Australia: The Land Where Time Began

A biography of the Australian continent 

The Australian Pollen Record - Moist Tropics

The sites at Lynchs Crater on the Atherton Tablelands and the marine core off Cairns, ODP820, are the most intensely studied cores in Australia (at least up to 2006). They indicate that rainforest existed at Lynchs Crater until at least 78,000 BP. Araucaria and Podocarpus, and other rainforest conifers, increased during cooler, drier periods, and Angiosperms increasing in the interglacials when conditions were warmer and wetter. (Kershaw, 1986; Moss & Kershaw, 2000).

46,000 BP was the beginning of the replacement of the rainforest by sclerophyll forests, mixed eucalypts and acacias, the trend increasing between 40,000 and 35,000 years ago (Turney, 2001). Just before the last glacial maximum (LGM) Poaceae increased, indicating a trend towards swamp grasses as the lake became shallower. They declined at the LGM, suggesting a complete drying of the lake. The first major appearance of charcoal in the record at 46 thousand years ago Turney et al., 2001b).

It is believed the pollen in the ODP820 core was moved to the site by runoff from the ranges and coastal areas, that included the Lynchs Crater. Changes in the pollen record over the last 1.5 million years are described by Kershaw et al. (1993), Moss & Kershaw (2000), describe changes over the last 200,000 years. The pollen in these cores indicate that rainforest was dominant, with a large rainforest conifer component, for most of the last 1.5 million years. There were also sclerophyll forests dominated by casuarinas, that included banksias and acacia, but not many eucalypts, until some time in the last 200,000 years.

Freshwater aquatic plants, grasses and sedges and ferns were also present. Indications of high sea levels are the times when mangroves are present. The mangroves were present occasionally, not continuously. It was in the last 200,000 years that there is evidence of changing vegetation, such as declining rainforest conifers and increasing eucalypt-dominated sclerophyll vegetation. At this site, but not at Lynchs Crater, the pollen record records 2 times of change, one of which occurred in each of the last 2 glacial phases. Throughout the LGM Poaceae underwent a continued increase, but sclerophyll vegetation continued to decline. This suggests the regional spread of grasslands or savannas. Charcoal increased close to the end of both glacial phases.

At least 4 glacial phases are believed to be covered by a core of Lake Coomboo on Fraser Island. Periods when the lake was dry correspond to increases in dry forest and increases of rainforest at times when the lake was full. (Longmoore & Heijnis, 1999). Casuarina formed a large component of the dry forest for most of the record, together with some eucalypts and Angophora. At 22,000 BP, during a dry period, the lake was surrounded by a dry sclerophyll forest dominated by eucalypts, the casuarinas having disappeared. From 12,000 BP casuarinas returned, becoming very common. At the start of the sequence rainforest was present, but declined steadily throughout the sequence, being gradually replaced by wet sclerophyll forests dominated by eucalypts and melaleuca. About 350,000 BP saw a major change from rainforest to wet sclerophyll forests. At about 20,000 BP charcoal reached a maximum, having increased mostly steadily throughout the sequence.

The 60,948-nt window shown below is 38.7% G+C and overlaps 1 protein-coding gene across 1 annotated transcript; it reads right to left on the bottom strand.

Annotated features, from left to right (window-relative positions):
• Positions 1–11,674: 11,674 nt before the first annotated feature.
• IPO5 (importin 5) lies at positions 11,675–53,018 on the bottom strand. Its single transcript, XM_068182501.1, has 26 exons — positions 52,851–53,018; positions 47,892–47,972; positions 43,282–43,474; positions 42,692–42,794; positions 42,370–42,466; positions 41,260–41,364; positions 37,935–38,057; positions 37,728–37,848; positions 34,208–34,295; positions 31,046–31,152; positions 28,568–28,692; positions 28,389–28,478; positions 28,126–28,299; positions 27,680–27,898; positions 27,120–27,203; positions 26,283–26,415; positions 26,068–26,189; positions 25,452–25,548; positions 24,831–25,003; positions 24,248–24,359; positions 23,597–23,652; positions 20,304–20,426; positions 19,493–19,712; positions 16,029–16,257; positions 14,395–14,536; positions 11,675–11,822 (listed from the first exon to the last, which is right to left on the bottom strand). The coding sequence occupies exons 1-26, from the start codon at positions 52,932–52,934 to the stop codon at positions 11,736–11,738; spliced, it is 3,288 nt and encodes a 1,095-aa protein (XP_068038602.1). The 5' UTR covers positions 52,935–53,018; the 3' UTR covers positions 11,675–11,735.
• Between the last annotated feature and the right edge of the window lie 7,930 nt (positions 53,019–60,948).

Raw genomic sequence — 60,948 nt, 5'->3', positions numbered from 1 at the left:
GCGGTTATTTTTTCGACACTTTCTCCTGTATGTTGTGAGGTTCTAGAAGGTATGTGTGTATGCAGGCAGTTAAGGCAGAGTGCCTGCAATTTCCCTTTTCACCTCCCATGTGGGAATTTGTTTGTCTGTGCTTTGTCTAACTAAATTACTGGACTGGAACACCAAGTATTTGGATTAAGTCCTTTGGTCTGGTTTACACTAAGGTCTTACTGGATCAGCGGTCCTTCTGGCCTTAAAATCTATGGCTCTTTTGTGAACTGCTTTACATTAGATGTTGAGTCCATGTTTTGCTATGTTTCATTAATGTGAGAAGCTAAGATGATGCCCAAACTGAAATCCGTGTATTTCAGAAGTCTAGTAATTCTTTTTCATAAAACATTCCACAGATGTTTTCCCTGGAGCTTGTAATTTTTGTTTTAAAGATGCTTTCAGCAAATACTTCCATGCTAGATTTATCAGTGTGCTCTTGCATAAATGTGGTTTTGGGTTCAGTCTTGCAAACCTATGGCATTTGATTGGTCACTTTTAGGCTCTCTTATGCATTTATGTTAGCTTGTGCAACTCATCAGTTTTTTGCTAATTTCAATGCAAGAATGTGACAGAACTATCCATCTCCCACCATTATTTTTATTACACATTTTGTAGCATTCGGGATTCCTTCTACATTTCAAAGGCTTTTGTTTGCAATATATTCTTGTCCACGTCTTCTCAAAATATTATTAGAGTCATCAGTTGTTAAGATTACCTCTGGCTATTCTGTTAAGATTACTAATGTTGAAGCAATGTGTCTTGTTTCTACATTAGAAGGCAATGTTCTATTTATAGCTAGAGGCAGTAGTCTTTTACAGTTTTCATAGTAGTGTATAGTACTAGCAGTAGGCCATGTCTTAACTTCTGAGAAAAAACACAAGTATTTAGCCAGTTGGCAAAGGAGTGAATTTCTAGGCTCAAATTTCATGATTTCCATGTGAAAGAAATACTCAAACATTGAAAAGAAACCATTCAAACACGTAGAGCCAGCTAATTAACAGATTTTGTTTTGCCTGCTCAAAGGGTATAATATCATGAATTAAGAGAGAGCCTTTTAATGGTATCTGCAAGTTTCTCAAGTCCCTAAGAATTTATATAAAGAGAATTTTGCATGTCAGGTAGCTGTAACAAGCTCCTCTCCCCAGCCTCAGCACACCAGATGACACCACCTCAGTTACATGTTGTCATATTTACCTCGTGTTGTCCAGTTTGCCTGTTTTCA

Pollen from Indonesia and Australia is found in the marine cores from the Lombok Ridge and the Banda Sea. It was suggested by Wang et al. (1999) that the pollen, though mixed from the 2 regions, were mostly of Australian origin because of the high component of grasses, eucalypts and sedges. According to the cores, the interglacials were associated with chenopods, sedges and grasses and the interglacials are associated with rainforest vegetation, mangroves and ferns.

185,000 BP was the beginning of the most severe phase of the 2nd last glacial cycle, when it was very dry and cold. This time saw a major sustained change from eucalypts to grasses. It is believed the change indicates a major expansion of savanna in northwestern Australia. There is an associated  increase of charcoal that was sustained. A major change from eucalypt to grassland is also indicated by the Banda Sea marine core that occurs at about the time of the LGM (van der Kaars et al., 2000) 

Sources & Further reading

  • Mary E. White, The Greening of Gondwana, the 400 Million Year story of Australian Plants, Reed, 1994
  • Chris Johnson, Australia's Mammal Extinctions, a 50,000 year history, Cambridge University Press, 2006

 

Allelopathy
Angiosperms
Angiospermy
Aridification
Botanical History
Chenopod Shrublands
Devonian Flora
Dicroidium Flora
Ecosystems
Giant Clubmoss Flora
Ice Age Biotas
Miocene Flora
Mulga Woodland
Nitre Bush
Nothofagus
Rainforest
Rainforest-Cape York Peninsula
Saltbush
Simpson Desert Flora
Spinifex Grasslands
Wollemi Pine
Relect Jurrasic Forest
Rhacopteris Flora
Talbragar Fish Bed Flora
The Great Journey North
The absence of succulents from Australia
Fossil Tea-trees - Victoria
Floras of Ancient Australia
Australia's Fossil Pollen Record
Home
Journey Back Through Time
Geology
Biology
     Fauna
     Flora
Climate
Hydrology
Environment
Experience Australia
Aboriginal Australia
National Parks
Photo Galleries
Site Map
                                                                                           Author: M.H.Monroe  Email: admin@austhrutime.com     Sources & Further reading